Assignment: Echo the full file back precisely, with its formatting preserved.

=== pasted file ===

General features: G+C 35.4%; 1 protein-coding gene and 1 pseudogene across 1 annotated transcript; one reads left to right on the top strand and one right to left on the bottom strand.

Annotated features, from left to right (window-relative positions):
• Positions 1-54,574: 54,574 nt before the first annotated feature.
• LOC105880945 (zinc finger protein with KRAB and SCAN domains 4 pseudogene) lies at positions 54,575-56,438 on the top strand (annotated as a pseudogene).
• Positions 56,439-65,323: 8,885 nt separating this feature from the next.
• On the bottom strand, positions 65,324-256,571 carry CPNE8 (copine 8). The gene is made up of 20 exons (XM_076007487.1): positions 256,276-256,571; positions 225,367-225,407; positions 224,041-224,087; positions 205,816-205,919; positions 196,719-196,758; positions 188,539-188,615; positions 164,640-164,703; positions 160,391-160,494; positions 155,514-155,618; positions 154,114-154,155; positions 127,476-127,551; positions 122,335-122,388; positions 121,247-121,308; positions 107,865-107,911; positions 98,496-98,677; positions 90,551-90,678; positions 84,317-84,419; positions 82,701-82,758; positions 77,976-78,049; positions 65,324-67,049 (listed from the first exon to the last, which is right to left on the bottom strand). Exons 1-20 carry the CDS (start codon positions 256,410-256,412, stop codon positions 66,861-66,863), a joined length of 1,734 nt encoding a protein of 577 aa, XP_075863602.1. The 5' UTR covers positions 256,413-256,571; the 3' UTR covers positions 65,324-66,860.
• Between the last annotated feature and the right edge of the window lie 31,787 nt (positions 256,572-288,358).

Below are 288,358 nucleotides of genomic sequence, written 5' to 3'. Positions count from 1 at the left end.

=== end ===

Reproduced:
General features: G+C 35.4%; 1 protein-coding gene and 1 pseudogene across 1 annotated transcript; one reads left to right on the top strand and one right to left on the bottom strand.

Annotated features, from left to right (window-relative positions):
• Positions 1-54,574: 54,574 nt before the first annotated feature.
• LOC105880945 (zinc finger protein with KRAB and SCAN domains 4 pseudogene) lies at positions 54,575-56,438 on the top strand (annotated as a pseudogene).
• Positions 56,439-65,323: 8,885 nt separating this feature from the next.
• On the bottom strand, positions 65,324-256,571 carry CPNE8 (copine 8). The gene is made up of 20 exons (XM_076007487.1): positions 256,276-256,571; positions 225,367-225,407; positions 224,041-224,087; positions 205,816-205,919; positions 196,719-196,758; positions 188,539-188,615; positions 164,640-164,703; positions 160,391-160,494; positions 155,514-155,618; positions 154,114-154,155; positions 127,476-127,551; positions 122,335-122,388; positions 121,247-121,308; positions 107,865-107,911; positions 98,496-98,677; positions 90,551-90,678; positions 84,317-84,419; positions 82,701-82,758; positions 77,976-78,049; positions 65,324-67,049 (listed from the first exon to the last, which is right to left on the bottom strand). Exons 1-20 carry the CDS (start codon positions 256,410-256,412, stop codon positions 66,861-66,863), a joined length of 1,734 nt encoding a protein of 577 aa, XP_075863602.1. The 5' UTR covers positions 256,413-256,571; the 3' UTR covers positions 65,324-66,860.
• Between the last annotated feature and the right edge of the window lie 31,787 nt (positions 256,572-288,358).

Below are 288,358 nucleotides of genomic sequence, written 5' to 3'. Positions count from 1 at the left end.